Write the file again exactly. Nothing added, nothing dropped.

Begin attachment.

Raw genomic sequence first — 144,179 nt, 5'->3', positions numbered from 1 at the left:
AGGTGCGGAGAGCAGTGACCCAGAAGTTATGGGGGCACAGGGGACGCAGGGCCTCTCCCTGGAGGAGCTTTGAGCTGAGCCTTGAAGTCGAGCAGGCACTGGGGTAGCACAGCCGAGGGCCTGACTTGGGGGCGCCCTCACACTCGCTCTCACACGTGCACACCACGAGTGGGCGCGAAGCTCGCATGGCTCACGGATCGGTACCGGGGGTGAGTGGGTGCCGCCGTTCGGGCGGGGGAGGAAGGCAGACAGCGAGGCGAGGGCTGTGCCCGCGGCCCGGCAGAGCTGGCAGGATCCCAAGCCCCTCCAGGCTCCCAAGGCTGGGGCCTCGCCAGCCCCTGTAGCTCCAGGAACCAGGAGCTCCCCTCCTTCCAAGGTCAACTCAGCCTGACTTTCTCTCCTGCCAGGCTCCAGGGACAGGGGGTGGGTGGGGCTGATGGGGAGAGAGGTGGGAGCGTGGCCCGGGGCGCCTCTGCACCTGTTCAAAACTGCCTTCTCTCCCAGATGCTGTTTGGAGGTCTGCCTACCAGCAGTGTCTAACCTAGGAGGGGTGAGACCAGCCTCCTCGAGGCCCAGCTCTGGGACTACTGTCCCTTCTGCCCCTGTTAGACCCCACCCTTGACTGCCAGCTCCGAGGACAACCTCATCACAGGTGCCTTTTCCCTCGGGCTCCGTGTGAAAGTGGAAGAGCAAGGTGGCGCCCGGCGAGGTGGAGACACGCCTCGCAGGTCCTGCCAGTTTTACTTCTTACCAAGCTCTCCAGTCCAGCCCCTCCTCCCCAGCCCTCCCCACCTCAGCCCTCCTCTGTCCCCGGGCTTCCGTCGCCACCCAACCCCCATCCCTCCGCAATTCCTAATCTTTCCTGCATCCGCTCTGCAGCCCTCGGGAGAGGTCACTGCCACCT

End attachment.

Raw genomic sequence first — 144,179 nt, 5'->3', positions numbered from 1 at the left:
AGGTGCGGAGAGCAGTGACCCAGAAGTTATGGGGGCACAGGGGACGCAGGGCCTCTCCCTGGAGGAGCTTTGAGCTGAGCCTTGAAGTCGAGCAGGCACTGGGGTAGCACAGCCGAGGGCCTGACTTGGGGGCGCCCTCACACTCGCTCTCACACGTGCACACCACGAGTGGGCGCGAAGCTCGCATGGCTCACGGATCGGTACCGGGGGTGAGTGGGTGCCGCCGTTCGGGCGGGGGAGGAAGGCAGACAGCGAGGCGAGGGCTGTGCCCGCGGCCCGGCAGAGCTGGCAGGATCCCAAGCCCCTCCAGGCTCCCAAGGCTGGGGCCTCGCCAGCCCCTGTAGCTCCAGGAACCAGGAGCTCCCCTCCTTCCAAGGTCAACTCAGCCTGACTTTCTCTCCTGCCAGGCTCCAGGGACAGGGGGTGGGTGGGGCTGATGGGGAGAGAGGTGGGAGCGTGGCCCGGGGCGCCTCTGCACCTGTTCAAAACTGCCTTCTCTCCCAGATGCTGTTTGGAGGTCTGCCTACCAGCAGTGTCTAACCTAGGAGGGGTGAGACCAGCCTCCTCGAGGCCCAGCTCTGGGACTACTGTCCCTTCTGCCCCTGTTAGACCCCACCCTTGACTGCCAGCTCCGAGGACAACCTCATCACAGGTGCCTTTTCCCTCGGGCTCCGTGTGAAAGTGGAAGAGCAAGGTGGCGCCCGGCGAGGTGGAGACACGCCTCGCAGGTCCTGCCAGTTTTACTTCTTACCAAGCTCTCCAGTCCAGCCCCTCCTCCCCAGCCCTCCCCACCTCAGCCCTCCTCTGTCCCCGGGCTTCCGTCGCCACCCAACCCCCATCCCTCCGCAATTCCTAATCTTTCCTGCATCCGCTCTGCAGCCCTCGGGAGAGGTCACTGCCACCT